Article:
The conundrum of Joba Chamberlain

NEW YORK -- This was Joba Chamberlain's October 2010 moment. He stood on the mound at Yankee Stadium, peering in with his familiar squint. There wasn't a fan in the stands. The batter was a teammate, Greg Golson.

It was a scene nearly impossible to imagine four years ago. Back then Joba was in the middle of the Yankees Universe. Now? Not so much.

In fact, he wasn't around to talk after the simulated game on Tuesday. It likely wasn't because Chamberlain didn't want to talk to the media -- he is as accessible as any Yankee. It probably had more to do with perceived indifference. Why would anyone need to talk to him?

From center stage to a Yankees extra in what seems like a New York minute. It has been four years in the making or unmaking, whichever way you want to look at it. The one-time wunderkind is just 25, and the question is: What is next for Joba Chamberlain?

Chamberlain has gone from eighth inning-man to a man without an inning, relegated with the "stay ready" crowd, waiting for a chance.

Before we all fully count Chamberlain out, let's remember this is Joba -- with a personality that is magnetized to the spotlight -- which makes you wonder if there is still a playoff moment out there for him to grab and to pump his fist at again.

After not pitching in the ALDS sweep over the Minnesota Twins, when does Yankees manager Joe Girardi foresee using Chamberlain in the next round?

"Anytime," Girardi said. "I have talked about when you have guys in the bullpen that are starters you usually want to use a reliever to get out of an inning before you maybe bring in a long man. That could be at any point. I told our guys don't assume that you are not going to be used until the sixth inning."

While no one with the Yankees outwardly admits it, everyone knows that Chamberlain's Yankees career is a runaway train going the wrong way right now. He has gone from the summer of 2007 setup savior to future ace to the Joba Rules to fifth-starter-competition loser to the eighth-inning man to ... now what? He was 3-4 with a 4.40 ERA this season.

"A lot of times you are judged on your ERA," Girardi said. "Joba seems to give up runs in bunches. He won't give up runs for a while and then he'll give up a four-spot in an inning. I thought he did a pretty good job in the eighth inning the first four or five months."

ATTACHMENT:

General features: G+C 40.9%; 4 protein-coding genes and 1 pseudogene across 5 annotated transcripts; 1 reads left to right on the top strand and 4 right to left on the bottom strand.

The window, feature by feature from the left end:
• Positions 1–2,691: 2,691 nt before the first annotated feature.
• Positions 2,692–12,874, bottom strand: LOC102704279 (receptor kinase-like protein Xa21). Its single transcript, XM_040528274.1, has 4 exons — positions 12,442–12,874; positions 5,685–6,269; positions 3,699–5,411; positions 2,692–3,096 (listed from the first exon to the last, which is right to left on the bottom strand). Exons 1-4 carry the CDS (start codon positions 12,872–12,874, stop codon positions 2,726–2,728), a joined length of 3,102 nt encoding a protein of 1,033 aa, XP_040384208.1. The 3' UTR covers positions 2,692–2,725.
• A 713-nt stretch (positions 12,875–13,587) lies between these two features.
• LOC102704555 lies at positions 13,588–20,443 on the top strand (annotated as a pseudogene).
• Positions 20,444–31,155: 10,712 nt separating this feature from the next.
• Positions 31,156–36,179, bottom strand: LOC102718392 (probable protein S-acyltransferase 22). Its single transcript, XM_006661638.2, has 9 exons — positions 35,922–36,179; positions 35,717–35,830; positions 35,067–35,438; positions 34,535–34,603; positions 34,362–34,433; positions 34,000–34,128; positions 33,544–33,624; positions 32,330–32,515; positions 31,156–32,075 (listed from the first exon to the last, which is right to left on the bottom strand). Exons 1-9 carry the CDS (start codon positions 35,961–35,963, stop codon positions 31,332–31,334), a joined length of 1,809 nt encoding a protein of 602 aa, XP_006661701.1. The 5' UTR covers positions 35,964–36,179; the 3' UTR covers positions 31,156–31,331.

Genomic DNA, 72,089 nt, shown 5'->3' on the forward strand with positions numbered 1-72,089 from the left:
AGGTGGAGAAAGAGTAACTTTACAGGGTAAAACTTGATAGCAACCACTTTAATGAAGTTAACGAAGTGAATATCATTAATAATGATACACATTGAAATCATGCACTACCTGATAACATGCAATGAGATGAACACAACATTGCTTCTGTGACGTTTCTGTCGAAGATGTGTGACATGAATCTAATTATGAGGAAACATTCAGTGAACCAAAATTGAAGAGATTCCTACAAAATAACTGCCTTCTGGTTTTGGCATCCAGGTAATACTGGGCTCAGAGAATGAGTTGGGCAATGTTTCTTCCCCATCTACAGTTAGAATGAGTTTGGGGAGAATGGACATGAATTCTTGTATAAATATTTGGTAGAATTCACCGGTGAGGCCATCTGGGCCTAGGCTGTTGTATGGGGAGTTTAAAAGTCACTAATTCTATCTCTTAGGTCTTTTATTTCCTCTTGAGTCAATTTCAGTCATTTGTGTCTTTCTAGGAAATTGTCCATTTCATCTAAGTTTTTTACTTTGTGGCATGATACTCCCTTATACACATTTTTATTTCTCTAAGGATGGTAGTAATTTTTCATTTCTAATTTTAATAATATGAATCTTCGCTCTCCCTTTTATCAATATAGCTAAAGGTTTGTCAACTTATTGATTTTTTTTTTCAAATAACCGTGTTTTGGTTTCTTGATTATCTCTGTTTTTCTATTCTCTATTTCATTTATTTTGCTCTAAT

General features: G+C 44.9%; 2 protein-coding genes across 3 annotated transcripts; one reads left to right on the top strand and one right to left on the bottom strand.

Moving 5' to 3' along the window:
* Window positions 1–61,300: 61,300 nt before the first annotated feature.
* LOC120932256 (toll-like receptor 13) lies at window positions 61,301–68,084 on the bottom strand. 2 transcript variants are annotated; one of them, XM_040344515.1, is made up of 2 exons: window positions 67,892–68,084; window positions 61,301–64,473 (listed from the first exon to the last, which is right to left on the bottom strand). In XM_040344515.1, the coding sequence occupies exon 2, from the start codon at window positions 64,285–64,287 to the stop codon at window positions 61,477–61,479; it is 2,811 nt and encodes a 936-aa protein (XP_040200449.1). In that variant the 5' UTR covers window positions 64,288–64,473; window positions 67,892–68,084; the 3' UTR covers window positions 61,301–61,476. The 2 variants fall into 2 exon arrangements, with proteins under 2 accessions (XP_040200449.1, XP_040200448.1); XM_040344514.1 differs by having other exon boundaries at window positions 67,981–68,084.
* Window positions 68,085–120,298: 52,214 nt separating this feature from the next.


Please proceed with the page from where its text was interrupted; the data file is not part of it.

Not good enough to keep the job.

"He had some hiccups, just like everyone else, but his hiccups were usually a little bigger and lasted a little longer," Girardi said.

Chamberlain's greatest problem has been his 2007 success. He is like a band that starts out with a No. 1 hit and then is asked to be The Beatles.

In '07, Chamberlain -- throwing fastballs in the triple-digits -- gave up one run in his first 24 innings. He was 2-0 with a 0.38 ERA. He had the name, the look and the fairy-tale story, with his father raising him despite dealing with polio.

"I think it would be hard to live up to the expectations he created in '07," Girardi said. "He was so dominant. I mean it's pretty hard for anyone to carry that for a long, long period of time. You don't see pitchers do that. So he created an expectation by the way he pitched, and it's hard to live up to on a daily basis. He still is effective for us."

But he is not The Man. He is just a guy on the team. It is pretty easy to imagine that the best days of his Yankees career may have occurred when he was 22.

"He came up throwing 100 [mph], so whatever he does is not going be good enough in a lot of people's eyes," said Phil Hughes, who thinks that is unfair.

At 25, it is surely not over yet. But as you watched Chamberlain throw in October with not a soul in the seats, it sure felt like it is getting late.

Andrew Marchand covers baseball for ESPNNewYork.com. You can follow him on Twitter.

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